Stepping in is stroke of luck for violinist
When violinist Liza Ferschtman was called to step in for Janine Jansen on a tour with the Budapest Festival Orchestra, she found herself faced with a series of “firsts.”
She had never played in Hungary before or worked with conductor Ivan Fischer. And she had never played Leonard Bernstein’s Serenade for Violin and Orchestra.
“It’s been quite a ride,” she says.
Ferschtman, 33, may not be all that well known in the United States, but she has toured all over Europe, including appearances with the Royal Concertgebouw Orchestra and the Rotterdam Philharmonic Orchestra.
The daughter of Russian musicians, Ferschtman began playing at age 5 and studied with Herman Krebbers at the Conservatory of Amsterdam and with Ida Kavafian at the Curtis Institute. In 2006, she received the Dutch Prize for Music, the highest award for musicians in the country, which she likens to the American Avery Fisher Grant.
Beyond her experience, a long-standing affinity for the Bernstein piece has prepared her well for her upcoming performances, which include concerts at the New Jersey Performing Arts Center in Newark on Saturday — her debut at the venue — and at Avery Fisher Hall in New York on Sunday.
“I heard the piece for the first time about 10 years ago on the radio,” she says. “It’s not played that often in Europe.”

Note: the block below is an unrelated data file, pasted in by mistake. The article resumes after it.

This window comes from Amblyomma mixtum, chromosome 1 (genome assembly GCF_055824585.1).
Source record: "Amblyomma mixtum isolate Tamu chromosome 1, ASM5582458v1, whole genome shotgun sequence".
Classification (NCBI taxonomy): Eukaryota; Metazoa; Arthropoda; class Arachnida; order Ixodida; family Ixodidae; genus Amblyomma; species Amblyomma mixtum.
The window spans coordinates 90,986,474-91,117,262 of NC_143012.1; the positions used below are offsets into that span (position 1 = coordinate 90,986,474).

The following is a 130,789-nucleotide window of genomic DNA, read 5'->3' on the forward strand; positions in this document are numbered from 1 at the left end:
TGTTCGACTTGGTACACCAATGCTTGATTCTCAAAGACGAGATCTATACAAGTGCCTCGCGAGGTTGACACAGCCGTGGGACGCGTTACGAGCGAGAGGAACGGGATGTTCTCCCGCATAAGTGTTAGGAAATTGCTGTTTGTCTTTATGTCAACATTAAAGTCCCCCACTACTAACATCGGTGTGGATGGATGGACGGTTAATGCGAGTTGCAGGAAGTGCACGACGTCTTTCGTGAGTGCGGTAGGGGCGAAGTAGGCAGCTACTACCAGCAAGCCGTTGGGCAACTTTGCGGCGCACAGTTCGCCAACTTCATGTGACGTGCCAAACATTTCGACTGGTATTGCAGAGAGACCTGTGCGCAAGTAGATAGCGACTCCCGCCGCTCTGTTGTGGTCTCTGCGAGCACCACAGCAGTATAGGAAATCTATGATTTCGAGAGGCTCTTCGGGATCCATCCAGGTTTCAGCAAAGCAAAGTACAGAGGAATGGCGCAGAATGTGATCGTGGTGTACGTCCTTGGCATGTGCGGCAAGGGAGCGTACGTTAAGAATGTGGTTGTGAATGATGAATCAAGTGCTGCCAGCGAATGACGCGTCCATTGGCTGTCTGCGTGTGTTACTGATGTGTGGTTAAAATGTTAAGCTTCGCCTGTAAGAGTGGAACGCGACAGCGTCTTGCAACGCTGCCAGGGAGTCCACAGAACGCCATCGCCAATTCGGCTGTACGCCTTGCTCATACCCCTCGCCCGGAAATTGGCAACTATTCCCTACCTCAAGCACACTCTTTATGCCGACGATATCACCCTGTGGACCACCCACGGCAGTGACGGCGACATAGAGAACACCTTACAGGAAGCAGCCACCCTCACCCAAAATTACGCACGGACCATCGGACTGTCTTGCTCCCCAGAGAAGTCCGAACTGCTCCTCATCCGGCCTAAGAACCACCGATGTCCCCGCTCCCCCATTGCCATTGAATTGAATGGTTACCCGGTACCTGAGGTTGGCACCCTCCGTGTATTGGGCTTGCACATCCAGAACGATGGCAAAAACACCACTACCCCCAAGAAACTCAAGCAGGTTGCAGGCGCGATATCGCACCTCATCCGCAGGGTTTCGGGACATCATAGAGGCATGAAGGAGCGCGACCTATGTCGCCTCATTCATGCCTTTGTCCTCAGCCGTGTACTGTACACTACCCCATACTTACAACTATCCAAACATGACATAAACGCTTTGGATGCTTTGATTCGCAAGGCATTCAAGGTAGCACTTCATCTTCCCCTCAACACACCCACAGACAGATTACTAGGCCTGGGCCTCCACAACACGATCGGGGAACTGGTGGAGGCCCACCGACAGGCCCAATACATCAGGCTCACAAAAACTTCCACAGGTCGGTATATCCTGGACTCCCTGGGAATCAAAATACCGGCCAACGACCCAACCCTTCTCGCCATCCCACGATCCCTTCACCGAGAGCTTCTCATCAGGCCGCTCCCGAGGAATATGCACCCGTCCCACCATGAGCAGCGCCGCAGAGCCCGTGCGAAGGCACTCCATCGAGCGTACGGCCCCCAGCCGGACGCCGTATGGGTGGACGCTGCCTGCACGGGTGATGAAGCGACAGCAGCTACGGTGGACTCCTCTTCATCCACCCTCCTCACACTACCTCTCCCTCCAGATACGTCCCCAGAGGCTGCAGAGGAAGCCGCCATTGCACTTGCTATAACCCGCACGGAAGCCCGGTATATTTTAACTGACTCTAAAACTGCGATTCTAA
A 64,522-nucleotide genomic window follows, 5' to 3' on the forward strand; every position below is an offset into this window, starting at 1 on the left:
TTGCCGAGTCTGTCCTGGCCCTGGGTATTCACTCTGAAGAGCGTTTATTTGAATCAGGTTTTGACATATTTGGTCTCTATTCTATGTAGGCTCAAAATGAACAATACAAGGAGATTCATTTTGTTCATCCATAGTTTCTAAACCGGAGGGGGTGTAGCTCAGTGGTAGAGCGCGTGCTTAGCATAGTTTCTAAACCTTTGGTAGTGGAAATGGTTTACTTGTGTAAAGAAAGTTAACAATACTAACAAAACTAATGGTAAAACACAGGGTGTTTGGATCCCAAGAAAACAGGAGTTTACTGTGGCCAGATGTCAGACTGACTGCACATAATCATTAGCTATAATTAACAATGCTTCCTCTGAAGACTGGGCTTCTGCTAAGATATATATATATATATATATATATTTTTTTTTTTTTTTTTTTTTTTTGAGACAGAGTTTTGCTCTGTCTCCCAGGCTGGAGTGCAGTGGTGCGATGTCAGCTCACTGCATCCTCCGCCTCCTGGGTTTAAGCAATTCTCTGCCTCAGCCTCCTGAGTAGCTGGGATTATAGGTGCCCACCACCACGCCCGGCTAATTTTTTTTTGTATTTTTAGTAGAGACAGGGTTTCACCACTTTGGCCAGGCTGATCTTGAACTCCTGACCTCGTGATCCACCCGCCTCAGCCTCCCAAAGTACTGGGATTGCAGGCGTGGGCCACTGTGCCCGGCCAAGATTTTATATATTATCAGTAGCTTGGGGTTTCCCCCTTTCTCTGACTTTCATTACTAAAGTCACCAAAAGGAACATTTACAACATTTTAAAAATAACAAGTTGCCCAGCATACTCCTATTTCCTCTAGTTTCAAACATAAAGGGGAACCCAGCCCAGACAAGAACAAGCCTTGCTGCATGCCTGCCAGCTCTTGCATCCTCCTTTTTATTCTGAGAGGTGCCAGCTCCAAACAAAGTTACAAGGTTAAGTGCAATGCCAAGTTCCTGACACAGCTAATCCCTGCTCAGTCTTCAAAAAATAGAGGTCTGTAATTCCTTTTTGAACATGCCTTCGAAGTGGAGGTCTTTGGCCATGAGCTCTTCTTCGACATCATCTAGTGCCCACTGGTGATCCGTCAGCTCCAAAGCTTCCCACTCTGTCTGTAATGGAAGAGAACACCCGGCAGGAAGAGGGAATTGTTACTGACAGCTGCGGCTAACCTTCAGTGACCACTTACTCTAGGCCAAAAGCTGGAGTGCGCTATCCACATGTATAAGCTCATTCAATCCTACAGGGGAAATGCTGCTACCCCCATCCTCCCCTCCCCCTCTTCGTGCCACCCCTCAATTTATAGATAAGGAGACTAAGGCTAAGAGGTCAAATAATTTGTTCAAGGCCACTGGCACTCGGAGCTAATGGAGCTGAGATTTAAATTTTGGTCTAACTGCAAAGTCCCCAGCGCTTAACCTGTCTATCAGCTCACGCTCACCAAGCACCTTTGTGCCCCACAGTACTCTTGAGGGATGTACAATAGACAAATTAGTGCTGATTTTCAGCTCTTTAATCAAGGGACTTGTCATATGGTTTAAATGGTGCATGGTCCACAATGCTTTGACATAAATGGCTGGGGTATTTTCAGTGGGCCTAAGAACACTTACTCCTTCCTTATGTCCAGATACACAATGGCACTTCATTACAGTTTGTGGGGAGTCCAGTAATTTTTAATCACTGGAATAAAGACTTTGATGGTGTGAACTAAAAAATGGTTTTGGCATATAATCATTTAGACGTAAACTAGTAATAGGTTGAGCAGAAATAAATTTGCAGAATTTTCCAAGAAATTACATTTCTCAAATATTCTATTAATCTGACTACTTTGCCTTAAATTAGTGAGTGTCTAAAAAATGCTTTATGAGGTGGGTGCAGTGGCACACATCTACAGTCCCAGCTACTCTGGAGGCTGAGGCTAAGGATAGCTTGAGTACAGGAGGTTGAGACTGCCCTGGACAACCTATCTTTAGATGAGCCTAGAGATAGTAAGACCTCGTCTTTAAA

Ferschtman bought a copy of the music and played through for herself. But because of her busy performance schedule — and several record releases, including Beethoven’s Violin Concerto — she never had the time to fully prepare the work.
“I’d seen (in) the concert program that Janine Jansen was going to do it, and I remember registering it like, ‘Oh, wow, she gets to do that.’ ” (Jansen withdrew from the tour for health reasons.)
Now that Ferscthman gets to do it herself, she finds herself enjoying the piece more and more. Although he’s not strictly programmatic about it, Bernstein loosely uses Plato’s “Symposium” as a template. The orchestral work gives voice to Plato’s group of philosophers, including Socrates, who give speeches in honor of love at a dinner.
As the composer marks in his notes, the work’s five movements represent various characters’ distinctive viewpoints on virtue, desire and devotion, from lyrical musings to a scherzo describing bodily harmony.
The conclusion features a raucous party — not strictly in line with music fit for Greek revelry, but instead infused with the jazz inflections that Bernstein favored.
“If you see Bernstein in videos, you can so much imagine him having that kind of dinner party on an intellectual level with his friends,” Ferschtman says.
Ferschtman describes the piece as very fulfilling as it shows many sides of the performer, with humor as well as depth.
“I find it very important to tell a story, and in this piece, you’re presented with the material to really speak,” she says.
Fischer will also lead the BPO in Rachmaninoff’s Symphony No. 2 and Shostakovich’s Jazz Suite.